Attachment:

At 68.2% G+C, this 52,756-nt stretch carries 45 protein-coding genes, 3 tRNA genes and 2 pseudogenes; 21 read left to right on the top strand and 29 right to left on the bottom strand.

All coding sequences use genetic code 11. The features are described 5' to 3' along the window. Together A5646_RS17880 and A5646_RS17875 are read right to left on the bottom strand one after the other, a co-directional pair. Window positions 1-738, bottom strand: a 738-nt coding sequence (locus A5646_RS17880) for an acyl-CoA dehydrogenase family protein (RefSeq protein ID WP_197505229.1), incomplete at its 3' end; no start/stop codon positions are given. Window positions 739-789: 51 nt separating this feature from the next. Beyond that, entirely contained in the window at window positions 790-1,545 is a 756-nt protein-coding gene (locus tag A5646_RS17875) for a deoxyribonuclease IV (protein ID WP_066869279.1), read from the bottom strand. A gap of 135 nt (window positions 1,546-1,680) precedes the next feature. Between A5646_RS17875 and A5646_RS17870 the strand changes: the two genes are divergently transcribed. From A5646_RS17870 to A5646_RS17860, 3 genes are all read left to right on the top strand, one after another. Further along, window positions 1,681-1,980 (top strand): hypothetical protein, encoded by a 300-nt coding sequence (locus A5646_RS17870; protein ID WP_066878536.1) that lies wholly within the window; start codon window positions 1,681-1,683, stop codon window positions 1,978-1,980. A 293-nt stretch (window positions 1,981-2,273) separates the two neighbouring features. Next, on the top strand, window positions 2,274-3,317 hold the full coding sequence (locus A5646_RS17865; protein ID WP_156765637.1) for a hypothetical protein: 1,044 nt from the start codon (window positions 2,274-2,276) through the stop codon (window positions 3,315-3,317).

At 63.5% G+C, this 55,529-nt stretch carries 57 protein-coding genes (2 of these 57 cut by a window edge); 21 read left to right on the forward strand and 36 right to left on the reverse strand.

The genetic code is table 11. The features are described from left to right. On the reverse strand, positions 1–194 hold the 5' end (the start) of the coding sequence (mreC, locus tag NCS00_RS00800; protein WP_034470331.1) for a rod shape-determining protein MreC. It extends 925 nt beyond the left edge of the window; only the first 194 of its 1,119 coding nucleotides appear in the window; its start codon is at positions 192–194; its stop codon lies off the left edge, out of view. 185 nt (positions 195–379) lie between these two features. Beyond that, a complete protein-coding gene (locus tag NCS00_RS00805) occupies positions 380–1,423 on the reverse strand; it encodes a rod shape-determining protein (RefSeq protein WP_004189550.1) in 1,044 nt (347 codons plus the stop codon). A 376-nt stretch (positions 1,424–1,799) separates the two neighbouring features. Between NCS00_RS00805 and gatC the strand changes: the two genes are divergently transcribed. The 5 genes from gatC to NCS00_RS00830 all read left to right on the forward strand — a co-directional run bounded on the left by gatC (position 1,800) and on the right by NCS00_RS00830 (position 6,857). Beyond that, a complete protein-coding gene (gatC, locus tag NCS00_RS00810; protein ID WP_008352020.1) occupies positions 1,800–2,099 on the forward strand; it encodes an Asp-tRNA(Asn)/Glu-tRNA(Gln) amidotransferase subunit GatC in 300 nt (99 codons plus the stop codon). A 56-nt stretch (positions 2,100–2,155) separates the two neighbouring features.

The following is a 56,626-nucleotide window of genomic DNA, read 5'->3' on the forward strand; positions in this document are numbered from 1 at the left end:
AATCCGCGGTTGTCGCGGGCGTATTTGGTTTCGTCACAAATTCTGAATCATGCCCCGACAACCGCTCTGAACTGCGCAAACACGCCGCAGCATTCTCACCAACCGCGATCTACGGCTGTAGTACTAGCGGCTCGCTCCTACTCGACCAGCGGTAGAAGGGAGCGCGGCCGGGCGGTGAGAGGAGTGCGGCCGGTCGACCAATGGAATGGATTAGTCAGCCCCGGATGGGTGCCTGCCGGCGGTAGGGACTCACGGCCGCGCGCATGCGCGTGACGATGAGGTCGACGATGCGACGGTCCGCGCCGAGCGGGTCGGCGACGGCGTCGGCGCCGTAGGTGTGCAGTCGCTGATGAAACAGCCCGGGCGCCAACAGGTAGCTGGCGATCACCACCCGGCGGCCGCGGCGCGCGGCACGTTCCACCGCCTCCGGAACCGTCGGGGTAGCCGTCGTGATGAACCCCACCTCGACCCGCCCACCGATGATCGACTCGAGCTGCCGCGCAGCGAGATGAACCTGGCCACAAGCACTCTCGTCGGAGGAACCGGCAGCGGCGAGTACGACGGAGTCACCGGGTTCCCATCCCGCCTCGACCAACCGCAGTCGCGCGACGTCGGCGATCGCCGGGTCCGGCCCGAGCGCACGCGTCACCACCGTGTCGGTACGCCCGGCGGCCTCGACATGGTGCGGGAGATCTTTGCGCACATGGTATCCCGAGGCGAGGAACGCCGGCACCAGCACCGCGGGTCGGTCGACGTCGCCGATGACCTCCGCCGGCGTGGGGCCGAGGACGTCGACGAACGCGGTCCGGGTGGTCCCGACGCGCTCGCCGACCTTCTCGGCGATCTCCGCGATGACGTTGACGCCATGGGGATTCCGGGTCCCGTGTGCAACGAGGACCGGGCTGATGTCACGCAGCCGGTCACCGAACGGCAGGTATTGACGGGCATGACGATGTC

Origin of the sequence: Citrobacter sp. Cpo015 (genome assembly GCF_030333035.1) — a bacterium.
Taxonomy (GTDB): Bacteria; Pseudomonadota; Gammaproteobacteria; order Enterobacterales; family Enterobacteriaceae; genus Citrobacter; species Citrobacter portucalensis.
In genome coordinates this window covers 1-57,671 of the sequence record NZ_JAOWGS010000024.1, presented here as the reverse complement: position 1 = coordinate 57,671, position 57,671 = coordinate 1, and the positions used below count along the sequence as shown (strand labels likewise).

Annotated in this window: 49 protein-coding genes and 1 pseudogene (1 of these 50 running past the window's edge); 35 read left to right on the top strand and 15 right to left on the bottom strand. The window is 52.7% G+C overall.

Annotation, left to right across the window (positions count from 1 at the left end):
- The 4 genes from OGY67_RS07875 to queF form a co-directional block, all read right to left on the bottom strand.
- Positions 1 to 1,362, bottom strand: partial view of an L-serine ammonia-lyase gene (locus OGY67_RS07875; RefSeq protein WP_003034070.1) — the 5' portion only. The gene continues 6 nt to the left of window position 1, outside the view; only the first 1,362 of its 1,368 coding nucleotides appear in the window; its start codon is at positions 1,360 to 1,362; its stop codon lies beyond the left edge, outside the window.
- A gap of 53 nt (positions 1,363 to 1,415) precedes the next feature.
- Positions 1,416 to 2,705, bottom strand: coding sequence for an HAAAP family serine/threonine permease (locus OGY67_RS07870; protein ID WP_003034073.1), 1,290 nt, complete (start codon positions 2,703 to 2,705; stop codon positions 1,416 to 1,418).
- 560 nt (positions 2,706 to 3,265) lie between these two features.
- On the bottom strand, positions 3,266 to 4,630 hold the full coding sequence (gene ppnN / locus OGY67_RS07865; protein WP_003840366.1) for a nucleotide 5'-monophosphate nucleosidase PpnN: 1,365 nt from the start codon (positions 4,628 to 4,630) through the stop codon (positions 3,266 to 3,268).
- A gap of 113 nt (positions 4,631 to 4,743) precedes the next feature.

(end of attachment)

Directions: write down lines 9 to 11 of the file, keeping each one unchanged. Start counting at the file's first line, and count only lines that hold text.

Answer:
In genome coordinates this window covers 1-57,671 of the sequence record NZ_JAOWGS010000024.1, presented here as the reverse complement: position 1 = coordinate 57,671, position 57,671 = coordinate 1, and the positions used below count along the sequence as shown (strand labels likewise).

Annotated in this window: 49 protein-coding genes and 1 pseudogene (1 of these 50 running past the window's edge); 35 read left to right on the top strand and 15 right to left on the bottom strand. The window is 52.7% G+C overall.

Annotation, left to right across the window (positions count from 1 at the left end):